Finding alternative vendors to manufacture or supply components may be challenging but searching and establishing contracts early could prevent impediments later. Short-term contracts not only help patch near-term supply chain issues, they can also aid fast-acting companies in fulfilling orders first.

Understanding cybersecurity protocols is also important when evaluating contracts and partners. A data-related disruption to a third-party vendor can significantly impact your business financially. Cyber insurance can mitigate such revenue loss via risk transfer by providing coverage regardless of the cause.

If building a new vendor relationship quickly proves challenging, consider swapping similar parts or goods in higher supply. If, for example, two products can use the same underlying part(s), given a small design tweak, supply chain weakness could ease, making the struggle worth the effort.

Consider Revising Production and Sales Goals

A crisis often forces business owners to reevaluate their supply chain, production and sales targets, and insurance coverages. The COVID-19 outbreak has forced businesses to shutter indefinitely, it seems. With consumers encouraged to stay at home, spending has dampened. Early signs of a recession may also cause most sectors to contract in terms of sales, employment, and demand.

For these reasons and more, business leaders must reevaluate their projected goals and right-size them to a changing economic landscape. Analyzing past yearly performance—particularly during recessions—can help business owners forecast new revenue figures. This data can also give a glimpse into what revised sales goals might look like. This review may inform your decision when reconsidering stocking needs.

Recalculating inventory needs in an evolving financial landscape is valuable, particularly if a company is likely to miss its anticipated revenue goals due to a supply chain failure.

Designing Supply Chains to Help Contain Disruptions

The focus on efficiency and cost-effectiveness can create vulnerabilities in most modern supply chains.

For example, the 2011 tsunami that hit Japan left several automotive manufacturers unable to get critical components for automobiles made elsewhere in the world. This supply chain disruption caused production shortfalls that could have been avoided by introducing strategic redundancies into their production processes.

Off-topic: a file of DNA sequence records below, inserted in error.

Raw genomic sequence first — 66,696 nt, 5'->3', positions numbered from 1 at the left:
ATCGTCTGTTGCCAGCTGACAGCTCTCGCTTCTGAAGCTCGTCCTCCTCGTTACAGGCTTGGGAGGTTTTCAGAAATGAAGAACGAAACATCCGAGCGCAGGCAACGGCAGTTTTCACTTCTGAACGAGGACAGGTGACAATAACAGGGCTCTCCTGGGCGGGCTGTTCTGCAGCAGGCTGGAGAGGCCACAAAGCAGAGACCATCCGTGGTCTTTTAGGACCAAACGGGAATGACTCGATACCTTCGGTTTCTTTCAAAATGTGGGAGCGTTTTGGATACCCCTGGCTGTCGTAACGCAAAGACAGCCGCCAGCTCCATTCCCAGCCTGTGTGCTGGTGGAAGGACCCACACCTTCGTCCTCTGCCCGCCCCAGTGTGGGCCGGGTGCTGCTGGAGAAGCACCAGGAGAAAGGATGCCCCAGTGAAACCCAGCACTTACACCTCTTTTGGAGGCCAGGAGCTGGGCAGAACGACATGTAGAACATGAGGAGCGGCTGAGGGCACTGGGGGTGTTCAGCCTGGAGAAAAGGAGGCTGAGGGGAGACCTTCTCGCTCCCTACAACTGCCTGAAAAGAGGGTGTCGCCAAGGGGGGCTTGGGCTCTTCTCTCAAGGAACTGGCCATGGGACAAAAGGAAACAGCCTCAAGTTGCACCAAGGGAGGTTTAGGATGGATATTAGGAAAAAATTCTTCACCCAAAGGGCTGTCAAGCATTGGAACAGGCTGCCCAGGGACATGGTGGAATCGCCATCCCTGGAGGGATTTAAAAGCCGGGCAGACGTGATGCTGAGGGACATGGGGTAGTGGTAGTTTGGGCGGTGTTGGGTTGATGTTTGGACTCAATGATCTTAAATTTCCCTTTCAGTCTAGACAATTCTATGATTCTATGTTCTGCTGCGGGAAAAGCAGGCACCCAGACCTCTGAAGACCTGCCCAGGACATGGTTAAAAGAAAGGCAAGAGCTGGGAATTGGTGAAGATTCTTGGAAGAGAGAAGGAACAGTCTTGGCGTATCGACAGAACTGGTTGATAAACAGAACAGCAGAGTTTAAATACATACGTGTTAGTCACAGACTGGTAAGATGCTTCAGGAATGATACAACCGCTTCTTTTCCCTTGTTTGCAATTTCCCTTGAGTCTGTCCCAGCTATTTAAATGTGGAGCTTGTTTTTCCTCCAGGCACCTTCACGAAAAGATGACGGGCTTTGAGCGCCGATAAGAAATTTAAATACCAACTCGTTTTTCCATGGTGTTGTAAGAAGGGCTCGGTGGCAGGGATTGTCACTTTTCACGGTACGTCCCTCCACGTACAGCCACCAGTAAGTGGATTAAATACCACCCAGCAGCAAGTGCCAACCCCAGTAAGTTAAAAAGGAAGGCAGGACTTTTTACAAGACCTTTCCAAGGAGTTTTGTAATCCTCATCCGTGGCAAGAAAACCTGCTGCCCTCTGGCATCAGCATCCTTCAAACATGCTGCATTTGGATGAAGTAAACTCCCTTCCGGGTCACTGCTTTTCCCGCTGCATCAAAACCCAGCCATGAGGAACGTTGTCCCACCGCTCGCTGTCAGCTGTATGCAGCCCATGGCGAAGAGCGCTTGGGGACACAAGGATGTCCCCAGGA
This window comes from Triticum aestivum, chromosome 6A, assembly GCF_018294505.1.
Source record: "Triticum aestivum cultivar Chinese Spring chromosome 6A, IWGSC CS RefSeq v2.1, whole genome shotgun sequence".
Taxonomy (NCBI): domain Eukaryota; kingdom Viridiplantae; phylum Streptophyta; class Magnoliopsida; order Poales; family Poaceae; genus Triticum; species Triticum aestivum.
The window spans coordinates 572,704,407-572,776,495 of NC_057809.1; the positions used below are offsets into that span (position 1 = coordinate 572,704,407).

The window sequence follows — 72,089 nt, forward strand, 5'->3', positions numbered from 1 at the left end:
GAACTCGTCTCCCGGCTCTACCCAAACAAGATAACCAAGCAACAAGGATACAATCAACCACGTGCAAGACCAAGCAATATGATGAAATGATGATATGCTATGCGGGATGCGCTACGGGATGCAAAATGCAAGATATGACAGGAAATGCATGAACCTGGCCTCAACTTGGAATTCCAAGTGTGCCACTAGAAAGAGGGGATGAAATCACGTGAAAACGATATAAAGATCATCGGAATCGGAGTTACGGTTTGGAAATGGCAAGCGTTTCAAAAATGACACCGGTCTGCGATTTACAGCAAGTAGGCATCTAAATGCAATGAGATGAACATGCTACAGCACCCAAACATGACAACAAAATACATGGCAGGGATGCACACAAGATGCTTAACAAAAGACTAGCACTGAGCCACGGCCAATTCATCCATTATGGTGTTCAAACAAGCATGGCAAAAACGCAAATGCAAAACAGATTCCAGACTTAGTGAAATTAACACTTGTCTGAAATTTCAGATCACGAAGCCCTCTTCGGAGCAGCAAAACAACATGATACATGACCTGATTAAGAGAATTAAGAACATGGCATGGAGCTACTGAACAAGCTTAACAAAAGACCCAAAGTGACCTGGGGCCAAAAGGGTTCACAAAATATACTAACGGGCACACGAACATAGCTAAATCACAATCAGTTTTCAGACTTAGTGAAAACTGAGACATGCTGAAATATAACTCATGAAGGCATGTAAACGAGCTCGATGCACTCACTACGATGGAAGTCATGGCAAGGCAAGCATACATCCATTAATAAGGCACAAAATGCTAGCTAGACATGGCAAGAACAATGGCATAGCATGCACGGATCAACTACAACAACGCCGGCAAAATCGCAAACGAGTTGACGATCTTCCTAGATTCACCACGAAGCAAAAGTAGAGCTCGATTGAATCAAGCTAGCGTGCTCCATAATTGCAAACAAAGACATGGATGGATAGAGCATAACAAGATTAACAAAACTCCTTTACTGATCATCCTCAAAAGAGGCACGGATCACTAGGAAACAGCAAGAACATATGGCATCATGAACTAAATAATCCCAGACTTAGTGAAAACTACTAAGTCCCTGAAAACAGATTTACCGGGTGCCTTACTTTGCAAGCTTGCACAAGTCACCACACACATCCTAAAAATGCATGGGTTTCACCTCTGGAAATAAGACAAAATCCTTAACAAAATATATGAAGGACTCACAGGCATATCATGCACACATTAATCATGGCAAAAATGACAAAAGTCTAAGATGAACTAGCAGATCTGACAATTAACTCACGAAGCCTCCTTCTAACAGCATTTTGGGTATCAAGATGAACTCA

While adding vendors from several regions can help insure against major production challenges, business owners can also offset challenges to a specific location by dispersing inventory and warehouses. Simply put, redundancy can be beneficial, even if it is not cost-effective. Your property insurance can also be a backstop to protect against supply chain interruptions. Business interruption from contingent sources of product or components can be covered. As potential vulnerabilities are identified, and while it’s important to protect your business, leaders should consult their insurance partners to weigh the cost of mitigating the risk  versus the impact of the risk itself.

It’s hard to tell how the full extent to which the COVID-19 outbreak will impact businesses, and the economy. However, an exposure to supply chain issues could impact a company’s ability to operate. Although it may be an uphill climb, companies can still try to lessen the damage and start running quickly.

All in all, your organization may need capital to realize your international trade vision. M&T Commercial Bank has the expertise and resources to help you sort through your international trade financing options amidst the long-term impacts of supply chain disruption.

Learn more about M&T Bank’s International Trade Finance solutions.  Knowledgeable M&T Bank professionals are ready to help with your international banking questions in your region.  Contact them or call 1-800-724-2240. If your company is Massachusetts-based, learn more about how businesses in your state have leveraged the region’s assets to expand operations. Tap into our global network to grow your business in these uncertain times.

Disclosures:

This article is for informational purposes only. It is not designed or intended to provide financial, tax, legal, investment, accounting, or other professional advice since such advice always requires consideration of individual circumstances. Please consult with the professionals of your choice to discuss your situation.